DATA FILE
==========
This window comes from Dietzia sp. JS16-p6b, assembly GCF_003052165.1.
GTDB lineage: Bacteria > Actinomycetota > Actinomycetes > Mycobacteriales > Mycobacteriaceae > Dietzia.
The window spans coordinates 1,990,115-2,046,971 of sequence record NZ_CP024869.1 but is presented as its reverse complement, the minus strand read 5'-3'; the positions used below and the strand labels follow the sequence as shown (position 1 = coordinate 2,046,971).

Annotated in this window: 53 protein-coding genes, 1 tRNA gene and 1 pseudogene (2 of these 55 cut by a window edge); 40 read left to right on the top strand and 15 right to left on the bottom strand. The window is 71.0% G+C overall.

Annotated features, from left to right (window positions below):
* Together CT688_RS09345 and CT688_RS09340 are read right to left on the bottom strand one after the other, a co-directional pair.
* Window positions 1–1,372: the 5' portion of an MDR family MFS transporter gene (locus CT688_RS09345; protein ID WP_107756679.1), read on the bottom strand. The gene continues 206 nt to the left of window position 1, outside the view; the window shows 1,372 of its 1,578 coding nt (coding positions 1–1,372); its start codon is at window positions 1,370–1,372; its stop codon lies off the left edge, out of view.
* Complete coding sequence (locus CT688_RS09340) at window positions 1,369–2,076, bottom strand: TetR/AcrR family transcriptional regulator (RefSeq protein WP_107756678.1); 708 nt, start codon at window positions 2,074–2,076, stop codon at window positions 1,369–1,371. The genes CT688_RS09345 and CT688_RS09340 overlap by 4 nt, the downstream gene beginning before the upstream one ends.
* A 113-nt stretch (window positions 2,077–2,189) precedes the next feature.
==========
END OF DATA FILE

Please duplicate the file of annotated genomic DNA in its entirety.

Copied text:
This window comes from Dietzia sp. JS16-p6b, assembly GCF_003052165.1.
GTDB lineage: Bacteria > Actinomycetota > Actinomycetes > Mycobacteriales > Mycobacteriaceae > Dietzia.
The window spans coordinates 1,990,115-2,046,971 of sequence record NZ_CP024869.1 but is presented as its reverse complement, the minus strand read 5'-3'; the positions used below and the strand labels follow the sequence as shown (position 1 = coordinate 2,046,971).

Annotated in this window: 53 protein-coding genes, 1 tRNA gene and 1 pseudogene (2 of these 55 cut by a window edge); 40 read left to right on the top strand and 15 right to left on the bottom strand. The window is 71.0% G+C overall.

Annotated features, from left to right (window positions below):
* Together CT688_RS09345 and CT688_RS09340 are read right to left on the bottom strand one after the other, a co-directional pair.
* Window positions 1–1,372: the 5' portion of an MDR family MFS transporter gene (locus CT688_RS09345; protein ID WP_107756679.1), read on the bottom strand. The gene continues 206 nt to the left of window position 1, outside the view; the window shows 1,372 of its 1,578 coding nt (coding positions 1–1,372); its start codon is at window positions 1,370–1,372; its stop codon lies off the left edge, out of view.
* Complete coding sequence (locus CT688_RS09340) at window positions 1,369–2,076, bottom strand: TetR/AcrR family transcriptional regulator (RefSeq protein WP_107756678.1); 708 nt, start codon at window positions 2,074–2,076, stop codon at window positions 1,369–1,371. The genes CT688_RS09345 and CT688_RS09340 overlap by 4 nt, the downstream gene beginning before the upstream one ends.
* A 113-nt stretch (window positions 2,077–2,189) precedes the next feature.